A fluid is capable of flowing and can easily change its shape. Gases and liquids are fluids. Whether something floats or sinks in a fluid depends on the weight of the substance and the weight of an equal amount the fluid the substance displaces.
- The weight of the egg in this experiment is equal to the force of gravity pulling the egg down.
- The weight of the fluid displaced by the egg is equal to the buoyant force of the fluid pushing up on the egg.
- It is much like a Tug-of-War with forces pulling in opposite directions on the egg.
1. For example, if a fresh raw egg is placed in a container of water, the egg will sink to the bottom of the container. This is because the weight of the egg is greater than the weight of the water the egg displaces (PUSHES ASIDE).
- The winner of the Tug-of-War in this example is gravity. Thus, the egg sinks to the bottom of the glass.
|2. If you dissolve salt in the water, a solution is formed. The more salt that is dissolved in the water, the greater is the weight of the salt solution. Since the weight of the egg remains the same, the egg in this picture rises but stays suspended below the surface of the water. This is because the force of gravity pulling the egg down is equal or almost equal to the buoyant force pushing the egg up. Adding salt to the water only changes the weight of the salt solution; the force of gravity and the weight of the egg remain constant.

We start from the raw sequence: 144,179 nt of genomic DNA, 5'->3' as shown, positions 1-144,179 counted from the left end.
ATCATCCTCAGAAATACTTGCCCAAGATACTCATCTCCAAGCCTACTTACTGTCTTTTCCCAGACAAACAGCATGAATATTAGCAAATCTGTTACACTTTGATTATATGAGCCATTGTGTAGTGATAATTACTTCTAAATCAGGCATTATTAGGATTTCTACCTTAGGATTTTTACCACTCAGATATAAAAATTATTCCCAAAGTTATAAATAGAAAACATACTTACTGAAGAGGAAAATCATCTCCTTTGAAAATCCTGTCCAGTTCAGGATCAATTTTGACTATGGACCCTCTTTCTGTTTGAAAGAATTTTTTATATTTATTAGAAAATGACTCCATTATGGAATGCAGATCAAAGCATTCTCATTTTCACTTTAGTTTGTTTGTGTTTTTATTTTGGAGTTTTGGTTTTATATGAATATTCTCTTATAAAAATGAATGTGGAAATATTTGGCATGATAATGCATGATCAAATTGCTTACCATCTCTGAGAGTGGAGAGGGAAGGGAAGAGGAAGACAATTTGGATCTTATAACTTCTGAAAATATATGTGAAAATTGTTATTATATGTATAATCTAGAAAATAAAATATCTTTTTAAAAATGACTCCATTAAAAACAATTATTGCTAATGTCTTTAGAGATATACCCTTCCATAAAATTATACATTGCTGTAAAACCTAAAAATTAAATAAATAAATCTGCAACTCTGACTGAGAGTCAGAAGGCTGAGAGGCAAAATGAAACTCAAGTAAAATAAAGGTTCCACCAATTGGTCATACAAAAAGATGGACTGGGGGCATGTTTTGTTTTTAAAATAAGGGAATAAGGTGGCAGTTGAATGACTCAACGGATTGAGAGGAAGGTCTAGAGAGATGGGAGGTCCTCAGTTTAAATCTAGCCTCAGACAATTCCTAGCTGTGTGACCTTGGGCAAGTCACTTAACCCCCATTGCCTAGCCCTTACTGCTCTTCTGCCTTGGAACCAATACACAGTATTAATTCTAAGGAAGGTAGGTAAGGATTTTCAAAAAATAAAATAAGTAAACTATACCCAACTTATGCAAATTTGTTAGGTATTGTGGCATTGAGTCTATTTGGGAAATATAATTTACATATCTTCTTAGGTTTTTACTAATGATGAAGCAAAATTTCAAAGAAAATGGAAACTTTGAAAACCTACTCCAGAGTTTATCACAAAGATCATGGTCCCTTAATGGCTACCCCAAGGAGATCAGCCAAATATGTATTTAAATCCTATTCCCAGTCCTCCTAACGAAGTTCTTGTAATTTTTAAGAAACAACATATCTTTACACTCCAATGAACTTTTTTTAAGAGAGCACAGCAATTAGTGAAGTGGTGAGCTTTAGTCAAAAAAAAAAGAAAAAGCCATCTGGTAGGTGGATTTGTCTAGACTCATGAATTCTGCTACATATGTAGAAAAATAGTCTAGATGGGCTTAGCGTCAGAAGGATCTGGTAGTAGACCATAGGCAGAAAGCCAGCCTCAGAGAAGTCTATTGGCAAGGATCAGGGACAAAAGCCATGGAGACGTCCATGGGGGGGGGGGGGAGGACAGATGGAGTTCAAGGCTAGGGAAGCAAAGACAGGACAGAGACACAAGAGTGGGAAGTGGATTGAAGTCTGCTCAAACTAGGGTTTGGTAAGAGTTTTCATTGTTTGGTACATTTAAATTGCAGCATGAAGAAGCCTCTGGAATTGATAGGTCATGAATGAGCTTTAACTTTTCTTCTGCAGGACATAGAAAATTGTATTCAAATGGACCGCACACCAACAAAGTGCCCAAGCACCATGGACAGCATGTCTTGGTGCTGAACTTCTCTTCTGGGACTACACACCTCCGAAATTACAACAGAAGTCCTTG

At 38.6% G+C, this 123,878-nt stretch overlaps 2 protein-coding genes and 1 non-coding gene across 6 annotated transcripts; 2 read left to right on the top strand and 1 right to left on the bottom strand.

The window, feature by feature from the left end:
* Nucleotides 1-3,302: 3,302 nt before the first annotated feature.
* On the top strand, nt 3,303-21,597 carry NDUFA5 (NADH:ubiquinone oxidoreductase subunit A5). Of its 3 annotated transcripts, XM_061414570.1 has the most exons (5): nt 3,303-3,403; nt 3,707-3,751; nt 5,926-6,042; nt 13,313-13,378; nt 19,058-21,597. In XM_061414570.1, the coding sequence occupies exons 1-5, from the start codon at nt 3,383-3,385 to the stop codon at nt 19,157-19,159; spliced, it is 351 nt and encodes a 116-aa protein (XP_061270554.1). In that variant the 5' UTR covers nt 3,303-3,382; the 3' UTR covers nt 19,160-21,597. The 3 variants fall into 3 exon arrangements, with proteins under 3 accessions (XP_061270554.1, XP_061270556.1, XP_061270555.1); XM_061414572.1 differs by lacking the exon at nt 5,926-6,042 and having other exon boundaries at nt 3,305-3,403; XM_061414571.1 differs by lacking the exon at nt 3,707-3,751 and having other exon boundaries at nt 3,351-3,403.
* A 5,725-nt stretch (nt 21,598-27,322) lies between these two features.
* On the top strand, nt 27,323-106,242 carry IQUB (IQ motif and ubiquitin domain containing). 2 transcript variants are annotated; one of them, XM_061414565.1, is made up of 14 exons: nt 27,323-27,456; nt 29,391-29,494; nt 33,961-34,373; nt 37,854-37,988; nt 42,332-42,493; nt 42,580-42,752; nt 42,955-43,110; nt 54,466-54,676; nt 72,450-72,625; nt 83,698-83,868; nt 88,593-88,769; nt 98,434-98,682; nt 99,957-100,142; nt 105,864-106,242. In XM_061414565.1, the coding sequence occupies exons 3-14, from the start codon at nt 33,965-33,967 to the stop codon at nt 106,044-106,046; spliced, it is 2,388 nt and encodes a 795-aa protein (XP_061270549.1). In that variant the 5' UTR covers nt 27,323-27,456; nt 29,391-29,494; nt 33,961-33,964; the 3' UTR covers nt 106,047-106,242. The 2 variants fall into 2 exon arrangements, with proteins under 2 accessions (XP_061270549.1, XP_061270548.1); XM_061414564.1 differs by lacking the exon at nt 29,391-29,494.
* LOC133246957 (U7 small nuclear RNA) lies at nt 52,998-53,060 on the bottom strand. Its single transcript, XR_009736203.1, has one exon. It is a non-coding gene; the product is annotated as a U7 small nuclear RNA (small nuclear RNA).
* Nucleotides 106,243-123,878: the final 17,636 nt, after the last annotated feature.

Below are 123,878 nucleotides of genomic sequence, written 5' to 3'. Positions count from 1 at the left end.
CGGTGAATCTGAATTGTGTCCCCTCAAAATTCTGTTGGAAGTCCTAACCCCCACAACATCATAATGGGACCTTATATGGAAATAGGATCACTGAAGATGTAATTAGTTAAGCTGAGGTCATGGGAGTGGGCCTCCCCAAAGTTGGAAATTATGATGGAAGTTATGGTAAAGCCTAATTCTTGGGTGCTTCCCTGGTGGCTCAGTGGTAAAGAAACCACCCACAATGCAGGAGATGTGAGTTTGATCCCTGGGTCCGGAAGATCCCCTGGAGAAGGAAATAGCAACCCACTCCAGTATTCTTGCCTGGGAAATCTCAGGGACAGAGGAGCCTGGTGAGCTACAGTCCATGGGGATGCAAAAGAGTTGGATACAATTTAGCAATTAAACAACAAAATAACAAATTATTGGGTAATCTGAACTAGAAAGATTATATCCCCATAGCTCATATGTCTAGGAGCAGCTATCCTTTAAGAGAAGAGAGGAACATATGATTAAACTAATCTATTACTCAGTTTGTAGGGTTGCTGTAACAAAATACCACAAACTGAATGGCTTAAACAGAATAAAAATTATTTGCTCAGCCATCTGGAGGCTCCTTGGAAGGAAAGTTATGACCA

3. The egg in this example is floating on the surface of the fluid. Remember that the force of gravity and the weight of the egg remain constant. Thus, the egg rises higher in the salt solution because of the buoyant force has increased. Increasing the buoyant force is achieved by adding more salt, thus making the salt solution heavier.
Can you explain why it is easier to float in the ocean than in a lake? Why is it difficult to sink in the Great Salt Lake in Utah?
For more information about buoyancy, see: